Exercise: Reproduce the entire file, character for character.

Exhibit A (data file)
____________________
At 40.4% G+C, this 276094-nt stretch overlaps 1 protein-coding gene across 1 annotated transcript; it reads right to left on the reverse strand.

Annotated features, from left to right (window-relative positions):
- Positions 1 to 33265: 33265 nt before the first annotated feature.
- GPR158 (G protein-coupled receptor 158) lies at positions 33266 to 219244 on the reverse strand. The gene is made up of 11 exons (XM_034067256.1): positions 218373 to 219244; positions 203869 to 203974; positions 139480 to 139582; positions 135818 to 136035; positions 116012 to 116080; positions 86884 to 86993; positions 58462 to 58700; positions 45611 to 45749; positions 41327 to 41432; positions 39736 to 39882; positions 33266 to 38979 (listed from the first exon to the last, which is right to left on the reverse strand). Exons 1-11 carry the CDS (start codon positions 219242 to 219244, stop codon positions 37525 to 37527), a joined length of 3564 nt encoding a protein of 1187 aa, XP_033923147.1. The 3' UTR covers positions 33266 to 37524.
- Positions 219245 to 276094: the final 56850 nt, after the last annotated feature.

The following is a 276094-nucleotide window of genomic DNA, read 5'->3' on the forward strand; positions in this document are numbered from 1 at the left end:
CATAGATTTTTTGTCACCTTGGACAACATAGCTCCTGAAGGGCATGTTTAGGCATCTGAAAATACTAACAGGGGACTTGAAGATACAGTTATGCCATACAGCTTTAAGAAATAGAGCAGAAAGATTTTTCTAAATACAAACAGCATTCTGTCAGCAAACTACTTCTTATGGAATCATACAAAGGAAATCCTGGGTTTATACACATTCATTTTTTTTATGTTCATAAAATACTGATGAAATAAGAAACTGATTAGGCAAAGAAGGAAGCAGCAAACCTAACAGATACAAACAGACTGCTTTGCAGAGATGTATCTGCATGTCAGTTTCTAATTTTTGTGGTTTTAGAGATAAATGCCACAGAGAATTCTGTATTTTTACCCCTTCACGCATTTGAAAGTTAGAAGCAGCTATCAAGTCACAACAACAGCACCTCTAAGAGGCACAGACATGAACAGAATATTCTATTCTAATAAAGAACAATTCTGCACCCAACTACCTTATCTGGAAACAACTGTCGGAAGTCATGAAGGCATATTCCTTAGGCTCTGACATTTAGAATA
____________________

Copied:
At 40.4% G+C, this 276094-nt stretch overlaps 1 protein-coding gene across 1 annotated transcript; it reads right to left on the reverse strand.

Annotated features, from left to right (window-relative positions):
- Positions 1 to 33265: 33265 nt before the first annotated feature.
- GPR158 (G protein-coupled receptor 158) lies at positions 33266 to 219244 on the reverse strand. The gene is made up of 11 exons (XM_034067256.1): positions 218373 to 219244; positions 203869 to 203974; positions 139480 to 139582; positions 135818 to 136035; positions 116012 to 116080; positions 86884 to 86993; positions 58462 to 58700; positions 45611 to 45749; positions 41327 to 41432; positions 39736 to 39882; positions 33266 to 38979 (listed from the first exon to the last, which is right to left on the reverse strand). Exons 1-11 carry the CDS (start codon positions 219242 to 219244, stop codon positions 37525 to 37527), a joined length of 3564 nt encoding a protein of 1187 aa, XP_033923147.1. The 3' UTR covers positions 33266 to 37524.
- Positions 219245 to 276094: the final 56850 nt, after the last annotated feature.

The following is a 276094-nucleotide window of genomic DNA, read 5'->3' on the forward strand; positions in this document are numbered from 1 at the left end:
CATAGATTTTTTGTCACCTTGGACAACATAGCTCCTGAAGGGCATGTTTAGGCATCTGAAAATACTAACAGGGGACTTGAAGATACAGTTATGCCATACAGCTTTAAGAAATAGAGCAGAAAGATTTTTCTAAATACAAACAGCATTCTGTCAGCAAACTACTTCTTATGGAATCATACAAAGGAAATCCTGGGTTTATACACATTCATTTTTTTTATGTTCATAAAATACTGATGAAATAAGAAACTGATTAGGCAAAGAAGGAAGCAGCAAACCTAACAGATACAAACAGACTGCTTTGCAGAGATGTATCTGCATGTCAGTTTCTAATTTTTGTGGTTTTAGAGATAAATGCCACAGAGAATTCTGTATTTTTACCCCTTCACGCATTTGAAAGTTAGAAGCAGCTATCAAGTCACAACAACAGCACCTCTAAGAGGCACAGACATGAACAGAATATTCTATTCTAATAAAGAACAATTCTGCACCCAACTACCTTATCTGGAAACAACTGTCGGAAGTCATGAAGGCATATTCCTTAGGCTCTGACATTTAGAATA